With this information, the optimum solar elevation, as well as optimum cooking window, in the Temperate Zone will usually begin at about 10:00am, solar time, and end at about 2:00pm, solar time, but afternoon temperatures are usually warmer than mornings, so an adjusted cooking window of about 10:30am to 2:30pm may be in order.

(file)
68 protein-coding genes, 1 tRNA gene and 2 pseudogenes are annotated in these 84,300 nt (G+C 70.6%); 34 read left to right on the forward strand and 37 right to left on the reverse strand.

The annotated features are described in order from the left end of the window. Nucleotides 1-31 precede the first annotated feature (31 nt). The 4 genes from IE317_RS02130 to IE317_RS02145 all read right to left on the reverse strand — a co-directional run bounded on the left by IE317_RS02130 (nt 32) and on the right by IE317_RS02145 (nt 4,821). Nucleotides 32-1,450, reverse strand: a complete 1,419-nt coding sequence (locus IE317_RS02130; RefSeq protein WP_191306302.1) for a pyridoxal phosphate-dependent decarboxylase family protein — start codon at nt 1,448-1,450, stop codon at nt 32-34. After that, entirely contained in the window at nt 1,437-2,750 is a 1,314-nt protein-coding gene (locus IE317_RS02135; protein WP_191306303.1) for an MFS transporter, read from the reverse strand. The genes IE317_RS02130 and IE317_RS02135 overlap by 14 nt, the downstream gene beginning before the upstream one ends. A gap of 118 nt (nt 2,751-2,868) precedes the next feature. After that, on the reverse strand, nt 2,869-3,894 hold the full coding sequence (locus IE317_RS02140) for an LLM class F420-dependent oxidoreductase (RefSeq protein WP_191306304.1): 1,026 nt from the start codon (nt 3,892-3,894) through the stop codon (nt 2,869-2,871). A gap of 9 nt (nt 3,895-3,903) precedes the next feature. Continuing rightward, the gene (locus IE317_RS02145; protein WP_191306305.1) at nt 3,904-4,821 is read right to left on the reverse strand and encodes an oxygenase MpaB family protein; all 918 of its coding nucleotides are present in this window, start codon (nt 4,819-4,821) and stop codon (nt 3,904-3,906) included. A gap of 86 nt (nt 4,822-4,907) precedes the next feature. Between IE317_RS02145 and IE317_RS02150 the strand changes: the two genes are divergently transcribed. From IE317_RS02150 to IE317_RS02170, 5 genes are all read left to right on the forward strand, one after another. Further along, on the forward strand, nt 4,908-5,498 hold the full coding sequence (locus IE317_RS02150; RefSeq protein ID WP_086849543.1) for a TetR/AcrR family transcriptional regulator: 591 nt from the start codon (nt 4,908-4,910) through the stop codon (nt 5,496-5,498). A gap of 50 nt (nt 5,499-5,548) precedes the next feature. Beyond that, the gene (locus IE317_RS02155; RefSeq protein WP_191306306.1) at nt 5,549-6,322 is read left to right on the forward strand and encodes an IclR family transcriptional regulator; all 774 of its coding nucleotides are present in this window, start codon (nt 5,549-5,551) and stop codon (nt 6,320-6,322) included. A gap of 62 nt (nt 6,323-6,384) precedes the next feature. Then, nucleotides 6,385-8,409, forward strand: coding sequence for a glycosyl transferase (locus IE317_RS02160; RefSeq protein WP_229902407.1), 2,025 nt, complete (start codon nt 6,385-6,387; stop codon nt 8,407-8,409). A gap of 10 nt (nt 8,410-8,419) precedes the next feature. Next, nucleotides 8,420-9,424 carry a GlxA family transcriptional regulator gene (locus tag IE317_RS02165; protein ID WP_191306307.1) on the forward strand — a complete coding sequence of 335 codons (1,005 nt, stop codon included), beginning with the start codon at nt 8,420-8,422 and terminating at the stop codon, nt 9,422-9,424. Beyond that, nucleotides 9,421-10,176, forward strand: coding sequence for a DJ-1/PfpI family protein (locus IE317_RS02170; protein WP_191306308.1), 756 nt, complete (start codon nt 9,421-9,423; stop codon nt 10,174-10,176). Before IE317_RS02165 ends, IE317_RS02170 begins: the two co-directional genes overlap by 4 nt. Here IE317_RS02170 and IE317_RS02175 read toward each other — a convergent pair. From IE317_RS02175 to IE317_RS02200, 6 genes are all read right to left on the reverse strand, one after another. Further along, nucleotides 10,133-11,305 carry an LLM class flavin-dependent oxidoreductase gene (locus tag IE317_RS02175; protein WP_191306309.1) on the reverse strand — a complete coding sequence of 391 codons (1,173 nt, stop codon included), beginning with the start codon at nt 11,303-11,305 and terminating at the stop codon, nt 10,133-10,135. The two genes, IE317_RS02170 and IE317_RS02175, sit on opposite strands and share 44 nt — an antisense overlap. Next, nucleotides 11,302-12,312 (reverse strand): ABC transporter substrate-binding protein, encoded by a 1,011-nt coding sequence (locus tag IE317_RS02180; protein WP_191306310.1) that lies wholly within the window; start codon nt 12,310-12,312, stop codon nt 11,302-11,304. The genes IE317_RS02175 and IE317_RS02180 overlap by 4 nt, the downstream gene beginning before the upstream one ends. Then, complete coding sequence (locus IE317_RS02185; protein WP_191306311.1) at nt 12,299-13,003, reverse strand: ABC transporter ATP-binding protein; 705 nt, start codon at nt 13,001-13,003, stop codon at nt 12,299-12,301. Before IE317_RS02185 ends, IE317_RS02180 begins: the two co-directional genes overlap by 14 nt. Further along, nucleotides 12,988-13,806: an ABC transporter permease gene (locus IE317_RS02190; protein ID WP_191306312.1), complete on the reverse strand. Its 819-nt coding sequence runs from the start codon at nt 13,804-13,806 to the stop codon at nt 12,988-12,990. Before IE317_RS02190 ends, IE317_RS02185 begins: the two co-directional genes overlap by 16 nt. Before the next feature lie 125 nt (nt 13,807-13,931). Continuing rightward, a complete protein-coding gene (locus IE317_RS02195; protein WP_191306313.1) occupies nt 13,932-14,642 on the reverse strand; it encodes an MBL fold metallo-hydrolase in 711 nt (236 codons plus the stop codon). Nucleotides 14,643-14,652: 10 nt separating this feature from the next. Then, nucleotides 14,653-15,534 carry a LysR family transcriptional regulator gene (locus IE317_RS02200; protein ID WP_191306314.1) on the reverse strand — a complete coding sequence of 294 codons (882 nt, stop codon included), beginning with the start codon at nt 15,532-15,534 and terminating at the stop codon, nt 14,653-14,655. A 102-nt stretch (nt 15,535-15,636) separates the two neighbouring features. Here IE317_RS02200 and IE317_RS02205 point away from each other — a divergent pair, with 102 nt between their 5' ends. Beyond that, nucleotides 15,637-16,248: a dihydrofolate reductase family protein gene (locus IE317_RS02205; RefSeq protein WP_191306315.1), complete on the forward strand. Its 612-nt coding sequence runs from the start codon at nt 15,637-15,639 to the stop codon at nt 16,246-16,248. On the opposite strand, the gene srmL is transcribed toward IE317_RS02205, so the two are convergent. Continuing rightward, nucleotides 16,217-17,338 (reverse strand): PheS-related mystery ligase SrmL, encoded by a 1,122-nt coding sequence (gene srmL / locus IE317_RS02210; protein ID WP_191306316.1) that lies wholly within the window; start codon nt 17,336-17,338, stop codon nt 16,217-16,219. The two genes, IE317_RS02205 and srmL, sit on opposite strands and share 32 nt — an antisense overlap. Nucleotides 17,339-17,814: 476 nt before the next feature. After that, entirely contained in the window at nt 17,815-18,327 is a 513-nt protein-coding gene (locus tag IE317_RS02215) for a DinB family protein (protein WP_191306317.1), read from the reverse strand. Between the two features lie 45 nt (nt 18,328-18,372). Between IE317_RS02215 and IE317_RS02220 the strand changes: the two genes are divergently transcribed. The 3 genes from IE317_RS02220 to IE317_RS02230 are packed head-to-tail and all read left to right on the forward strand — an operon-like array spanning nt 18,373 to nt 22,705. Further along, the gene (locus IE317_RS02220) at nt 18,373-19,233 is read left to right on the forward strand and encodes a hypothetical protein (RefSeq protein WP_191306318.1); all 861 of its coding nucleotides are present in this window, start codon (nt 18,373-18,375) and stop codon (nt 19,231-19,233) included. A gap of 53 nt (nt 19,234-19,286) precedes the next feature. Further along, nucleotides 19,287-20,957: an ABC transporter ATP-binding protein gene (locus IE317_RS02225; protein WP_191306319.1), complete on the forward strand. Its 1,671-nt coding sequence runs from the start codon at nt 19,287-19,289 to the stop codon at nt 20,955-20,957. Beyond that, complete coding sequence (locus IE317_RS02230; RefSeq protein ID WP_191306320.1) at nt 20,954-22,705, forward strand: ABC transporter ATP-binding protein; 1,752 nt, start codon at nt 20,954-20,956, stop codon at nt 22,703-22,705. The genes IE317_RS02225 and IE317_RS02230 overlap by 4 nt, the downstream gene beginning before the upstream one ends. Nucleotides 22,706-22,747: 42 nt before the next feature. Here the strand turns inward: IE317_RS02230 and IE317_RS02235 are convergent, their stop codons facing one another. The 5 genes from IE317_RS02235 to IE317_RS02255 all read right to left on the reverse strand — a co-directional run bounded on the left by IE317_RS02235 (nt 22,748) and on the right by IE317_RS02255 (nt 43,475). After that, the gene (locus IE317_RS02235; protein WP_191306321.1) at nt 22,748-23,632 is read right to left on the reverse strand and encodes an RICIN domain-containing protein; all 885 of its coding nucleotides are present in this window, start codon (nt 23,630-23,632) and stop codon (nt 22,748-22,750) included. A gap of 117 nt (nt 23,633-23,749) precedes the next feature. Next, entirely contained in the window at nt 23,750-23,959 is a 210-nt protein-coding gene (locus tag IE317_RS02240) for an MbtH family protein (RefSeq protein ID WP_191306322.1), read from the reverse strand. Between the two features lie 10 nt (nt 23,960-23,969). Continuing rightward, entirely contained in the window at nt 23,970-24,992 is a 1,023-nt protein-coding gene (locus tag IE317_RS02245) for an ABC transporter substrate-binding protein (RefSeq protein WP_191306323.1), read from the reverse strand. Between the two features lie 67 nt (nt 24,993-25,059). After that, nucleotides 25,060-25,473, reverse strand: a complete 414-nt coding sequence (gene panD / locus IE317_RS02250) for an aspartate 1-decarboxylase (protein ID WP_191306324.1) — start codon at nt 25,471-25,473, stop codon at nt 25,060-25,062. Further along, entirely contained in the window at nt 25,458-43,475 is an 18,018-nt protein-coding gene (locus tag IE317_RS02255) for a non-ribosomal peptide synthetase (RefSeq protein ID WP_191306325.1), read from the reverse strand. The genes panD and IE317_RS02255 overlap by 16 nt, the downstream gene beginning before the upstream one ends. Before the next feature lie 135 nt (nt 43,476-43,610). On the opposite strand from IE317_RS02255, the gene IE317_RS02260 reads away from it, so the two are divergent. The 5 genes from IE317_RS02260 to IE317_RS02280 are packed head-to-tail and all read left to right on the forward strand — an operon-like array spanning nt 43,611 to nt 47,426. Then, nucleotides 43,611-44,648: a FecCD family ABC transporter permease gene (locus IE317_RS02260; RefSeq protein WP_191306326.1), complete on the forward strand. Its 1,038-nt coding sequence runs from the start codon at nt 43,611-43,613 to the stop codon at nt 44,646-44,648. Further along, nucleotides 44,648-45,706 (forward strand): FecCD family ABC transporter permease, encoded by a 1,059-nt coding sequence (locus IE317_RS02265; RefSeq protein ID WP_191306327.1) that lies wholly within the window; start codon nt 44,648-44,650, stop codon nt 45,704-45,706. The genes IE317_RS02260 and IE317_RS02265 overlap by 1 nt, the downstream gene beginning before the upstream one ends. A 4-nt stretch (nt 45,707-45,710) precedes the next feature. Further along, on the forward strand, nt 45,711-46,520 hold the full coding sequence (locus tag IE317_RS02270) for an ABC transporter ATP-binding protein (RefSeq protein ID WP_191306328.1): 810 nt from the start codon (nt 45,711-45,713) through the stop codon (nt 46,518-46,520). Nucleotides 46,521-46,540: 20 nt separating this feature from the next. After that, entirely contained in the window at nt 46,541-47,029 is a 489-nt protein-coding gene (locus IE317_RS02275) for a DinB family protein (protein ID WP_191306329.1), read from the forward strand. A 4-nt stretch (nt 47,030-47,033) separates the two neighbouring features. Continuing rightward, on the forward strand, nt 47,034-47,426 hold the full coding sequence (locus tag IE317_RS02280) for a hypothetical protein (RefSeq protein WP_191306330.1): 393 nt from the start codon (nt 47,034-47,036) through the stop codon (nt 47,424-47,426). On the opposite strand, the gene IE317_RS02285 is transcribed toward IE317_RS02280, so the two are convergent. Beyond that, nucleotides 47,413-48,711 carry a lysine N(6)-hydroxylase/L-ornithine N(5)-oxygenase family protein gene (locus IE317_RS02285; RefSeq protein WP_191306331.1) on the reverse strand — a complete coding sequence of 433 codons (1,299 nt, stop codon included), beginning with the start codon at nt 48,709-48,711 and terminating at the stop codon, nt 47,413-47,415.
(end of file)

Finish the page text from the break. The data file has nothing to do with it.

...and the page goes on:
Well aware of the performance issues, a new Hot Pot solar cooking kit is now being manufactured, and introduced to those in the Temperate Zones. It includes the original reflector, but now a much smaller, 3-liter black enameled steel pot. The clear glass lid seems to be the same size as the original 5-liter kit, but the 3-liter steel pot and clear glass bowl is much shallower, and with a much lower profile. If you live in the Temperate Zone, just be sure that you're ordering the new 3-liter version. Many Hot Pot enthusiasts, in the Temperate Zone, report success when cooking in a half-full 5-liter Hot Pot. But, still, many online vendors have temporarily suspended, or dropped the product because of 5-liter Hot Pot's inability to perform well in the temperate latitudes. In fact, when I received my 5-liter Hot Pot shipment, I noticed that the protective plastic film had been removed from the polished aluminum reflectors, indicating that it had been a returned item. But I didn't complain, since it was a discount purchase.